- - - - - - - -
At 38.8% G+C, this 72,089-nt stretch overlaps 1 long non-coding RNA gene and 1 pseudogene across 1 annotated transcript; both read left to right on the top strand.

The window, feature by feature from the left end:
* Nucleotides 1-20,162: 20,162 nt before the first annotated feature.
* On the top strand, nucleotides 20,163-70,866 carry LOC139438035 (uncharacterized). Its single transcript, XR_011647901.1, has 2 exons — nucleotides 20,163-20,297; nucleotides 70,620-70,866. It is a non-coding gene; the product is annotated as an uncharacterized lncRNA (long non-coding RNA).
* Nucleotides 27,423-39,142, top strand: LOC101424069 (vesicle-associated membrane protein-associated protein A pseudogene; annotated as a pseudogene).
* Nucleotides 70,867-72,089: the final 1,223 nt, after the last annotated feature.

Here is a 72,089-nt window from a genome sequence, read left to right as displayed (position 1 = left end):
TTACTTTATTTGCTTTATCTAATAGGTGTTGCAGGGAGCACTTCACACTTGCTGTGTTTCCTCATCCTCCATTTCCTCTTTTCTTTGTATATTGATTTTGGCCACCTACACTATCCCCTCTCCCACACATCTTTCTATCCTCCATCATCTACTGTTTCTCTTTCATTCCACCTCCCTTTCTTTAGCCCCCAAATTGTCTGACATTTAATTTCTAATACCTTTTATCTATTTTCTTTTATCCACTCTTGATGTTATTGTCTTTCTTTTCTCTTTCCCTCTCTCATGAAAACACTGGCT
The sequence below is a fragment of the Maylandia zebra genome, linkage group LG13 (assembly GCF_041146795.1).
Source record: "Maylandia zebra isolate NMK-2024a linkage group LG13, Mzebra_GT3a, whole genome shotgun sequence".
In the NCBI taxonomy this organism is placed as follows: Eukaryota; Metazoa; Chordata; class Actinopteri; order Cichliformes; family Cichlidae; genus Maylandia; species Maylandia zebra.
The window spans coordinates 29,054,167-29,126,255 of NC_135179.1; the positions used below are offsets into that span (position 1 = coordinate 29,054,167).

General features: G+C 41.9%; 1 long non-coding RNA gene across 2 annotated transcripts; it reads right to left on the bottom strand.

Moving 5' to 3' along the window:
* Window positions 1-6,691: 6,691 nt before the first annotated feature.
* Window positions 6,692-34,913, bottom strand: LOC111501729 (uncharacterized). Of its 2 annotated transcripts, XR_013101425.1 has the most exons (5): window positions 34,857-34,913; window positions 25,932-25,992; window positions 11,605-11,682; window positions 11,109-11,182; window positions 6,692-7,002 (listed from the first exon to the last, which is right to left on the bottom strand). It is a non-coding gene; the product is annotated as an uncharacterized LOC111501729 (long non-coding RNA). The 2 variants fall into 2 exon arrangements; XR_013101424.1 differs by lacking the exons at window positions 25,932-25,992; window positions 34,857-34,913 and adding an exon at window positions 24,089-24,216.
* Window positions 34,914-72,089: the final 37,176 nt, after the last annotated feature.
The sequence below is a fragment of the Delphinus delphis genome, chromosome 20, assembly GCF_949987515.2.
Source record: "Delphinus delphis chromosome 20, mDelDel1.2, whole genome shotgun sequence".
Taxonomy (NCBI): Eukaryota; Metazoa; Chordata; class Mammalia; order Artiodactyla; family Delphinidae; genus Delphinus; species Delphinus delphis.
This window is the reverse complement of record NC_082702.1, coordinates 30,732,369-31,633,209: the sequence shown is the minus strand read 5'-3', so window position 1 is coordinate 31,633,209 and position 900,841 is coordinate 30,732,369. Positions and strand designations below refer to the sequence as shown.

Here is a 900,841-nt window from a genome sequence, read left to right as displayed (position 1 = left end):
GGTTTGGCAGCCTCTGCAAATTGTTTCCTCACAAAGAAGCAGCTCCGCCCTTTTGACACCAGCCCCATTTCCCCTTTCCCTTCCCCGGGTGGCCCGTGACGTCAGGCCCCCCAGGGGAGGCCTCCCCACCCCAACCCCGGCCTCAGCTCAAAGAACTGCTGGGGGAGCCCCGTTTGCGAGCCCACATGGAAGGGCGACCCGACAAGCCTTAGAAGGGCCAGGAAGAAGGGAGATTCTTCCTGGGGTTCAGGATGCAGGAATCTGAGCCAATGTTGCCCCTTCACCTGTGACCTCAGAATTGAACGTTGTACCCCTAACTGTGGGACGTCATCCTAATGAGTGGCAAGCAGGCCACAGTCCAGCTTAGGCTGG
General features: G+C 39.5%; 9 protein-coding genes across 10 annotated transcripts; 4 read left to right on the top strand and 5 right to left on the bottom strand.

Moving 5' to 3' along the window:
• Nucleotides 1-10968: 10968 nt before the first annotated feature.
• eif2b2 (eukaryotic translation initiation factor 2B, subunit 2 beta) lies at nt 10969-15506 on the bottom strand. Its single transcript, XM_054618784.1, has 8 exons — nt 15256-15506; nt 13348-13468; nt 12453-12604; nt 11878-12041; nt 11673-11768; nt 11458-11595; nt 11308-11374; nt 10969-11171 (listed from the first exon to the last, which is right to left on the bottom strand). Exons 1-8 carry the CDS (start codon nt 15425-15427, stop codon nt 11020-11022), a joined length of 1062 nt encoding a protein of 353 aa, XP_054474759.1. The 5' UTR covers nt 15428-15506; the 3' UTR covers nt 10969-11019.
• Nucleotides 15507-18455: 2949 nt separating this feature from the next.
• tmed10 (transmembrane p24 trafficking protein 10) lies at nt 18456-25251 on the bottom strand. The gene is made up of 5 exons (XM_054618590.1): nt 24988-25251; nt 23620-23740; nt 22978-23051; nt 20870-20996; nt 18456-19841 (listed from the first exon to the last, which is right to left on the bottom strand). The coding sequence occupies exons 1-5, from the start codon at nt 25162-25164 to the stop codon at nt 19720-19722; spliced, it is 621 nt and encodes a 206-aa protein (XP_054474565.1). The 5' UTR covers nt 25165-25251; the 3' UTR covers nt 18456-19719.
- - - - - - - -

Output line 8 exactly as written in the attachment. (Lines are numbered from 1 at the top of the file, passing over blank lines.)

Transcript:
TTACTTTATTTGCTTTATCTAATAGGTGTTGCAGGGAGCACTTCACACTTGCTGTGTTTCCTCATCCTCCATTTCCTCTTTTCTTTGTATATTGATTTTGGCCACCTACACTATCCCCTCTCCCACACATCTTTCTATCCTCCATCATCTACTGTTTCTCTTTCATTCCACCTCCCTTTCTTTAGCCCCCAAATTGTCTGACATTTAATTTCTAATACCTTTTATCTATTTTCTTTTATCCACTCTTGATGTTATTGTCTTTCTTTTCTCTTTCCCTCTCTCATGAAAACACTGGCT